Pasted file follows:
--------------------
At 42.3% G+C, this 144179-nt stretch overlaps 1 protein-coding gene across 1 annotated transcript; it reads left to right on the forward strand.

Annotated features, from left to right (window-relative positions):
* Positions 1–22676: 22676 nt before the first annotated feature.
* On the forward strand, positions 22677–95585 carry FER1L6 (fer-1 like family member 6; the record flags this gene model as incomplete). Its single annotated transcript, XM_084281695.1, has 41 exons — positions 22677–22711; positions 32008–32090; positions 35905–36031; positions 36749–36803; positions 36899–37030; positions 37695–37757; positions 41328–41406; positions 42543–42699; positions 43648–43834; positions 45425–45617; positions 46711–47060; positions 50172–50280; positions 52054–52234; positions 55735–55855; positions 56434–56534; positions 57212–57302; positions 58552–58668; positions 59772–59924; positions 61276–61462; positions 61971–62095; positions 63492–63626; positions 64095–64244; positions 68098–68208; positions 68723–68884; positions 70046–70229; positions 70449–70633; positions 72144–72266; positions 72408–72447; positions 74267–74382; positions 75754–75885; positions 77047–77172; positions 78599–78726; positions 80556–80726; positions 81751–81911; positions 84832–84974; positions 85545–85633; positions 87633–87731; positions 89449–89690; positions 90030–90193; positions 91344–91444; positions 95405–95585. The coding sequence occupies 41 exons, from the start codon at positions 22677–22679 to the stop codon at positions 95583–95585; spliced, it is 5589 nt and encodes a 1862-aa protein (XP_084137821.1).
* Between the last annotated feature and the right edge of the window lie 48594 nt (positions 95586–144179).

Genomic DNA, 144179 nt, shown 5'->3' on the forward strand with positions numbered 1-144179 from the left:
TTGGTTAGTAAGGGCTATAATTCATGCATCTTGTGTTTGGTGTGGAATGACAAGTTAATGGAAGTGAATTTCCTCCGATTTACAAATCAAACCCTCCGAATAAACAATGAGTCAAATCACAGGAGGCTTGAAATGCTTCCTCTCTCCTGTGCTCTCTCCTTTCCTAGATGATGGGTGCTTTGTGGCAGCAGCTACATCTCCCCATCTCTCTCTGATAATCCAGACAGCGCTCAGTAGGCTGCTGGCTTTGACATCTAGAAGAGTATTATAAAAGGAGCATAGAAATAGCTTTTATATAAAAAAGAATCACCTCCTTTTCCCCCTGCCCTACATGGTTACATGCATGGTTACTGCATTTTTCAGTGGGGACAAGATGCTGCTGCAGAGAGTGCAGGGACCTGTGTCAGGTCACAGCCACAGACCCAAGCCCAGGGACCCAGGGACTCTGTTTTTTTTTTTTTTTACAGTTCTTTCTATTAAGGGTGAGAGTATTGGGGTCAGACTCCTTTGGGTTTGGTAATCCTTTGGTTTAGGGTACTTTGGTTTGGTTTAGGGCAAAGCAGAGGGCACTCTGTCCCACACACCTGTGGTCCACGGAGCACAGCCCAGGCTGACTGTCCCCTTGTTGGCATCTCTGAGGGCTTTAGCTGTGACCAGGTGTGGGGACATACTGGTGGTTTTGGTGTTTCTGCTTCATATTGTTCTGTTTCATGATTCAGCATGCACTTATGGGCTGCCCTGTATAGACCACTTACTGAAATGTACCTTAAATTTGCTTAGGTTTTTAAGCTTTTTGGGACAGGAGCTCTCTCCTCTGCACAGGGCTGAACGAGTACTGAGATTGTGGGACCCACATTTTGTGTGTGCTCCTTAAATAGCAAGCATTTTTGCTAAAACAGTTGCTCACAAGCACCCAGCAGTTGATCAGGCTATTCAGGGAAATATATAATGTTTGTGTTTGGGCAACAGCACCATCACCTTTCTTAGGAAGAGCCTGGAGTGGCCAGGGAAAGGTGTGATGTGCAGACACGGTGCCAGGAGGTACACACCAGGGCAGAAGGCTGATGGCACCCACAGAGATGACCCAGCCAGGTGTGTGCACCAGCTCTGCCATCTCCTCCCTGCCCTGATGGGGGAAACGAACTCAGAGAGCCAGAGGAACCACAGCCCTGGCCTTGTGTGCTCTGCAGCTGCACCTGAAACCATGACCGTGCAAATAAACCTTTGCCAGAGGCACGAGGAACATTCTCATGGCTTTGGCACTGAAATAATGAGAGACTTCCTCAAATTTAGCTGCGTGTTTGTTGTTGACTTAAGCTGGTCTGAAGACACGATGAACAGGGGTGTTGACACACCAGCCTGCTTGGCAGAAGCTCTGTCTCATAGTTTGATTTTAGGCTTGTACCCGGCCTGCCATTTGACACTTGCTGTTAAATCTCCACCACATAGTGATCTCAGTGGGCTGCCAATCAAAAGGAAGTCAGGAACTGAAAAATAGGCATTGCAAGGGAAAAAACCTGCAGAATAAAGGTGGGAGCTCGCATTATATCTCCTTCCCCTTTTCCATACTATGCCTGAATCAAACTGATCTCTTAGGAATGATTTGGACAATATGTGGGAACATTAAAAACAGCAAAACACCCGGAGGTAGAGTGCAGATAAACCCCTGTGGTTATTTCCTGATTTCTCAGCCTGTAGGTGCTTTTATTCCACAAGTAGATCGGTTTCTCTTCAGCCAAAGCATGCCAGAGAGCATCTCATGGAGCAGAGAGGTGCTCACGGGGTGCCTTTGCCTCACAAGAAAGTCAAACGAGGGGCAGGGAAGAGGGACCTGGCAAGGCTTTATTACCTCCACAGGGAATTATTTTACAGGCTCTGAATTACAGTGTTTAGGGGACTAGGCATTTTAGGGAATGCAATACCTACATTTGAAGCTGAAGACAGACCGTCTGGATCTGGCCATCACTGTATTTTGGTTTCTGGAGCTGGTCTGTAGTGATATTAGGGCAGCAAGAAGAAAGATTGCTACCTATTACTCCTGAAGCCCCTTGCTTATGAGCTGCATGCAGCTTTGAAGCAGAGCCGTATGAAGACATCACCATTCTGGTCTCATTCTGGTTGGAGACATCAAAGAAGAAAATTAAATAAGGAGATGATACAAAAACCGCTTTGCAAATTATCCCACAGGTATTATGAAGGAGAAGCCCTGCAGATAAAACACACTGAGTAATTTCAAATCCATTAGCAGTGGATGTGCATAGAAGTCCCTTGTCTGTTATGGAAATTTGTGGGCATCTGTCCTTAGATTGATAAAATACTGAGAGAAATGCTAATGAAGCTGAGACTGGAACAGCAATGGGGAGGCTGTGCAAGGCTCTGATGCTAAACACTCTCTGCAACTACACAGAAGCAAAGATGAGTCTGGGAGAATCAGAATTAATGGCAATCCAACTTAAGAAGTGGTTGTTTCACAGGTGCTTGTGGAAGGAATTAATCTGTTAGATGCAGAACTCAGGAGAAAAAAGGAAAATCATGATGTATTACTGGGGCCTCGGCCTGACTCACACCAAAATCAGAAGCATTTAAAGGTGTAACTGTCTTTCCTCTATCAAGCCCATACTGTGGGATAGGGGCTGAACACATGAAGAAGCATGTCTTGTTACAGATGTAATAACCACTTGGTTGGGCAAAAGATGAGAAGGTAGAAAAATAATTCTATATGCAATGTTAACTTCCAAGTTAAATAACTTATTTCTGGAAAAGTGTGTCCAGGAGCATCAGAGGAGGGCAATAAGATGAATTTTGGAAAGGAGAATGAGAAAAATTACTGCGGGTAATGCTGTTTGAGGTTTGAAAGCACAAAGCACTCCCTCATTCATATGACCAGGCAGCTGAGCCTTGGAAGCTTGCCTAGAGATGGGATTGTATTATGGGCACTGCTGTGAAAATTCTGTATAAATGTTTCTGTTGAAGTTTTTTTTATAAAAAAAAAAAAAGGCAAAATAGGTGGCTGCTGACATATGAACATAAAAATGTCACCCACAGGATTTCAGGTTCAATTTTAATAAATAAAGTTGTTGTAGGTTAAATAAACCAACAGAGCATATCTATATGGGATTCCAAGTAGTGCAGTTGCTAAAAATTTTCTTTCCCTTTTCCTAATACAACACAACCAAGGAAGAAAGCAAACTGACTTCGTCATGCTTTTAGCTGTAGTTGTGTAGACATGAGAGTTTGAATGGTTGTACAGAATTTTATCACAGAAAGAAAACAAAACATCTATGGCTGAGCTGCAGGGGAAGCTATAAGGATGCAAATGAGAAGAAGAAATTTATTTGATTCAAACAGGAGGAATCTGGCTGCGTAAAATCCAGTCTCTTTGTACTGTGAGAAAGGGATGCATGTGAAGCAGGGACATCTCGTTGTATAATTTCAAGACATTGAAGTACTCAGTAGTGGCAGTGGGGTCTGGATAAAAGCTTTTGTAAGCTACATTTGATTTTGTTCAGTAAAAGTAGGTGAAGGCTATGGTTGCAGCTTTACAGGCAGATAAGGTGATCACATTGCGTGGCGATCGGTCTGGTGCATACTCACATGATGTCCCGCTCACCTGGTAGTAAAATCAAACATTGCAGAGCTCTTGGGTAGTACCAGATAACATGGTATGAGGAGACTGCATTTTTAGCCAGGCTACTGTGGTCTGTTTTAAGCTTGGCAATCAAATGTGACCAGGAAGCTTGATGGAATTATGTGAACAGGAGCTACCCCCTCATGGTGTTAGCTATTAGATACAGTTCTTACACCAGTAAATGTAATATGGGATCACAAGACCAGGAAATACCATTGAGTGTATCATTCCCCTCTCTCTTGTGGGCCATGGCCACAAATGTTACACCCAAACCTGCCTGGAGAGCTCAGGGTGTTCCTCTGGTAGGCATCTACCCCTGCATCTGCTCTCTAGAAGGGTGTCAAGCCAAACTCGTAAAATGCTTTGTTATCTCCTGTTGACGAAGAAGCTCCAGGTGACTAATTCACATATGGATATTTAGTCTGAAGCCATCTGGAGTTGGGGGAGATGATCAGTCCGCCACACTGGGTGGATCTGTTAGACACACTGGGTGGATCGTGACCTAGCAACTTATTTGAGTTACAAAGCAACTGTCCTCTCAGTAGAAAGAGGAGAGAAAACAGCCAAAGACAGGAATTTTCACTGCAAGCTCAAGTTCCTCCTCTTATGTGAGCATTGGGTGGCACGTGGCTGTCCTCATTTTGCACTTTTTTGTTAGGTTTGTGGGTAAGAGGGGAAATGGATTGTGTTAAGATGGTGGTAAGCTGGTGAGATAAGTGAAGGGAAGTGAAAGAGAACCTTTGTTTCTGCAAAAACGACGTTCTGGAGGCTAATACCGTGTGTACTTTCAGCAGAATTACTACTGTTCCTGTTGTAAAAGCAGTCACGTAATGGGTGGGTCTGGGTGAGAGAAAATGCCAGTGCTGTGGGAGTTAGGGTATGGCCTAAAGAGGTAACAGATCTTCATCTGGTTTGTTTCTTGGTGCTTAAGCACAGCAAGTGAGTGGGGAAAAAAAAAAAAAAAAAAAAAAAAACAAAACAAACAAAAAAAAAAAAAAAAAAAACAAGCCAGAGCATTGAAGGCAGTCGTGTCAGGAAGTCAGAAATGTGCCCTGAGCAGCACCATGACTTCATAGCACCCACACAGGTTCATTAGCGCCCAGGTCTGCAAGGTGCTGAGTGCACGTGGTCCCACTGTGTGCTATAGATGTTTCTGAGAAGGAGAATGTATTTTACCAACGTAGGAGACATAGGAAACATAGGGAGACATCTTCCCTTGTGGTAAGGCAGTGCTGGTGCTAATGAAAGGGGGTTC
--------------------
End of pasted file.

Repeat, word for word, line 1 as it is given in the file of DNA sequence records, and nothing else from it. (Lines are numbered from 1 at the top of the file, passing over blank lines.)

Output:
At 42.3% G+C, this 144179-nt stretch overlaps 1 protein-coding gene across 1 annotated transcript; it reads left to right on the forward strand.